Berrios continues return to form and all-stars shine as Blue Jays top Royals

Alejandro Kirk crushed a clutch two-run shot in bottom of the 8th inning to break the tie for the Toronto Blue Jays, as they defeated Kansas City Royals 4-2 heading to the All-Star break.

TORONTO — On the last day before sending nearly 20 per cent of its roster to Los Angeles for the All-Star Game, the Toronto Blue Jays needed vital contributions from some of those players to prevent a series split against the lowly Kansas City Royals.

All-star catcher Alejandro Kirk hit a tie-breaking, two-run homer in the eighth inning and freshly minted all-star Jordan Romano earned the save as the Blue Jays defeated the Royals 4-2 in front of 36,681 at Rogers Centre on Sunday. 

The win allowed the Blue Jays to close out their first half at 50-43, which is an improvement over last season’s 45-42 record at this time. While things haven’t gone that smoothly over the past four months — including a recent 1-9 stretch that ultimately spelled the end of Charlie Montoyo’s tenure as manager — 50 does represent a nice number. 

How much does it mean?

“A lot,” said manager John Schneider, who now sports a 4-1 record since taking the reins. “You look at it and it looks better than 40-something, right? So, 50 is a good number. When you look at the expectations of our team, you can say, OK, we’re getting to where we need to go a little bit as we hit the break.

“But we all know we can get better in every aspect,” he added.

With Sunday’s win, the Blue Jays took three of four from the Royals, though it’s tough to read too much into that as this was a last-place Kansas City club that was missing a whopping 10 players — including outfielders Andrew Benintendi, Michael A. Taylor and Kyle Isbel — who did not meet Canada’s COVID-19 vaccination requirements. That led to a roster that saw several players make their major-league debut during the series. Amidst all that roster confusion, the Royals impressively managed to keep the games close, with the exception of Friday's blowout loss.

Nonetheless, the Blue Jays did what they had to do by collecting wins and now the hope is that they can carry some of that momentum into the second half, which begins Friday when the club visits Boston for a three-game set against the Red Sox.

“The vibes, they’ve always been there,” Kirk said. “But it feels good right now.”

Added Jose Berrios, who earned a no-decision on Sunday: “We have been trying so hard to get that rhythm. But I think these next four days are going to help us rest, reset ourselves and come back stronger in the second half.”

Berrios continued his strong July with another stellar outing. Royals second baseman Nicky Lopez led off the game with a single to centre and then advanced and scored on consecutive soft contact bloops by Vinnie Pasquantino and Edward Olivares to put Kansas City up 1-0. However, Berrios recovered from that by using his curveball to get back-to-back strikeouts. He allowed a home run to first baseman Nick Pratto in the second frame, but settled down nicely from that point on, facing the minimum over the next four innings.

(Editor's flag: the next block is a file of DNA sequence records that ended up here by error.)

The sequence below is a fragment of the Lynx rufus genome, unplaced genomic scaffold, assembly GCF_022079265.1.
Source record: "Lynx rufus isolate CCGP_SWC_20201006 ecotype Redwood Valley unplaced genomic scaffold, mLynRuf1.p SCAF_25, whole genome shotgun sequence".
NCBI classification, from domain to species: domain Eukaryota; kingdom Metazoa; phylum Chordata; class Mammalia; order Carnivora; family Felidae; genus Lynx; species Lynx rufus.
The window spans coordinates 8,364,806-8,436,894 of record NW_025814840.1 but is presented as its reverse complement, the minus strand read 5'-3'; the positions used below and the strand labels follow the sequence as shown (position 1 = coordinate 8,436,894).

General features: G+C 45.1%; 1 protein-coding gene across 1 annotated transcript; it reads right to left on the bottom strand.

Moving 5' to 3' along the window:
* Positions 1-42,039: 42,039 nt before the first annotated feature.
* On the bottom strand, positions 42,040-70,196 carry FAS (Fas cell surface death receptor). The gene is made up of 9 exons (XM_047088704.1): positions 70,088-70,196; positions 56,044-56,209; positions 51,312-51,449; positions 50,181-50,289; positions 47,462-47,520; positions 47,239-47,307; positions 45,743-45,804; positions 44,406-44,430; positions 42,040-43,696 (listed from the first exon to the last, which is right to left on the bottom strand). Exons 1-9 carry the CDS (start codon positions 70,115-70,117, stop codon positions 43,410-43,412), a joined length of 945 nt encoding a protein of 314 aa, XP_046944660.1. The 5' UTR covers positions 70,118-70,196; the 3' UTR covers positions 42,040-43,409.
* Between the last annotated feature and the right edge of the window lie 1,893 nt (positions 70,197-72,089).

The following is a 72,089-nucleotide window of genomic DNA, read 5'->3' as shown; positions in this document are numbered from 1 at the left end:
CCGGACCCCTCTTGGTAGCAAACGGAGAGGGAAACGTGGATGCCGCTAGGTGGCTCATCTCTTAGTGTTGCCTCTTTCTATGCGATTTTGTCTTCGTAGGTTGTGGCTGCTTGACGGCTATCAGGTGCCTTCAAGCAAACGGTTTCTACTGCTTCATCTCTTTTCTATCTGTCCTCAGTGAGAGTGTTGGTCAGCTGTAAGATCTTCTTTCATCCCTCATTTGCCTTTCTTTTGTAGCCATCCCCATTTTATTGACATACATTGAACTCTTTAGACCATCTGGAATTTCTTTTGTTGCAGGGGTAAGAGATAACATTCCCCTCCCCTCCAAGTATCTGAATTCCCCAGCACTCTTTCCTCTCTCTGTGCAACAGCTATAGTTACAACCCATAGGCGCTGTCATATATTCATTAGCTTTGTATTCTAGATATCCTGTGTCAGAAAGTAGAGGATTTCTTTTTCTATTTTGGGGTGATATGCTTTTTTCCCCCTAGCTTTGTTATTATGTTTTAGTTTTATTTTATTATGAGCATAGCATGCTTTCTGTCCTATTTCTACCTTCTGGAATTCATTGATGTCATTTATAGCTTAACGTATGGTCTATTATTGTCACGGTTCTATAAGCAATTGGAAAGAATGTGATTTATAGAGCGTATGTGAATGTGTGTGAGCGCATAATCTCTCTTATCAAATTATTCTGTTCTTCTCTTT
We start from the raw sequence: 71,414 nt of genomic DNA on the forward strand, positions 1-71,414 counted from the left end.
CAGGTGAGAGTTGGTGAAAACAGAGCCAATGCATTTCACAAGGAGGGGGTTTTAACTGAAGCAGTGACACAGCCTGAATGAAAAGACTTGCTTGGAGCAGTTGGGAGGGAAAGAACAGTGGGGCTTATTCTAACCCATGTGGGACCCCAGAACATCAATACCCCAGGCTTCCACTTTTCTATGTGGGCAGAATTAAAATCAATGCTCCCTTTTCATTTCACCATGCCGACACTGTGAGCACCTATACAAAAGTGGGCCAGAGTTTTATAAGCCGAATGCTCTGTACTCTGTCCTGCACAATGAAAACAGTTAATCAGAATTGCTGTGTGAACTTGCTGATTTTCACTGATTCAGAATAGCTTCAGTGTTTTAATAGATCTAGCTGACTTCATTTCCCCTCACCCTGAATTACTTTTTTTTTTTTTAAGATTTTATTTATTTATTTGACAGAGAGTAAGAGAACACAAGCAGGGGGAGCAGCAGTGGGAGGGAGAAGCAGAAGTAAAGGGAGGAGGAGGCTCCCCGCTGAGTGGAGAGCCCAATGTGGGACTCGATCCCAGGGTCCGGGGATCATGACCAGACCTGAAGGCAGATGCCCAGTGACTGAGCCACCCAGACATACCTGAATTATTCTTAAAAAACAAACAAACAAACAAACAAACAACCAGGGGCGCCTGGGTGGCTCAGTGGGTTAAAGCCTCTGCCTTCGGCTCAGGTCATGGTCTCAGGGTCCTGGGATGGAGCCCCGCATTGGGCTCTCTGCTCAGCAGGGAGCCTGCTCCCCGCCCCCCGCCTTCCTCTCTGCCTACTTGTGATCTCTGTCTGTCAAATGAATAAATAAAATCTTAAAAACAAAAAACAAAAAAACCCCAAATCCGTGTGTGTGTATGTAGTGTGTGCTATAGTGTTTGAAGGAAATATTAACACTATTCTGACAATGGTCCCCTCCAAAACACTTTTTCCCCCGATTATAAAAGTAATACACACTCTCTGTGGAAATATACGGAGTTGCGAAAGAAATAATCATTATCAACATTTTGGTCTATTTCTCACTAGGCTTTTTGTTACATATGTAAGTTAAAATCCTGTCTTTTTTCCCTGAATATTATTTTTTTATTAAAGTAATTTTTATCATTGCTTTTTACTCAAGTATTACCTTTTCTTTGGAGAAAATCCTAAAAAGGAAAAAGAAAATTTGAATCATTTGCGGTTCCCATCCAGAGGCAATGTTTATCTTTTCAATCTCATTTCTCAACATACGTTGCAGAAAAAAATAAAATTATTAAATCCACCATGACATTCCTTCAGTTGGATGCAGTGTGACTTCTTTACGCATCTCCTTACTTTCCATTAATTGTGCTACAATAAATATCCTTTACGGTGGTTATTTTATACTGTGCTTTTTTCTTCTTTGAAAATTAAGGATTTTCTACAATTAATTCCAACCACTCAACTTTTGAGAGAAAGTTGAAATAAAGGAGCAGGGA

He topped out at 95.9 mph and relied on a curveball that had plenty of movement, responsible for six of the seven strikeouts he generated. In total, Berrios allowed one walk and two runs on seven hits over 6.1 innings and 90 pitches. 

It’s a nice sight for the Blue Jays to see the right-hander return to form this month. Following his worst start of the season — against Milwaukee on June 26 when he surrendered eight runs over 2.2 innings — he has stabilized himself. Including Sunday, Berrios has allowed just eight earned runs in 23.1 innings (3.09 ERA) over his last four starts. The Blue Jays are 14-5 in games that he has started this season.

“We’re looking for him to continue to roll,” said Schneider.

Meanwhile, Berrios was matched by Royals starter Kris Bubic. The left-hander kept the Blue Jays offence dormant and off balance for most of his seven innings using an effective fastball, changeup and curveball combo. Santiago Espinal and Vladimir Guerrero Jr. reached on infield hits in the third inning, then came in to score on an error by Royals shortstop Bobby Witt Jr., and a sacrifice fly from Bo Bichette. That tied the score 2-2 and was the only offence the Blue Jays had until Kirk’s homer.   

Royals right-hander Wyatt Mills hung a slider that Kirk launched over the left-field wall for his 11th homer of the season. Half an inning later, Romano was on the mound and made quick work of the Royals, striking out two of the three batters he faced.

Prior to the game he got a nice surprise when he was informed he'd been named to the American League roster for Tuesday’s All-Star Game at Dodger Stadium in Los Angeles. He’ll replace New York Yankees starter Gerrit Cole and join teammates Alek Manoah, Kirk, Guerrero Jr., and Espinal — who got his all-star nod on Saturday. George Springer was also selected but opted not to attend to rest a sore right elbow that has bothered him since late June. The outfielder was given a scheduled day off on Sunday and the hope is that the five total days of rest will help him.

“It’s really special,” said Romano, a native of Markham, Ont., of receiving his all-star berth. “The coaches put a lot of work in with me. [Bullpen coach Matt] Buschmann, [pitching coach] Pete [Walker], Schneider and the whole staff. To see their hard work and my hard work pay off together, it’s really special.”

The 29-year-old Romano now leads the league with 20 saves and sports a 2.65 ERA with 39 strikeouts over 34 innings. “I always wanted to go to an All-Star Game,” he said. “It wasn’t the ultimate goal, but that was one of my goals.” 

“For me, he’s the best in the league,” Kirk said. “He always goes out there and competes. I’m very, very happy for him.”

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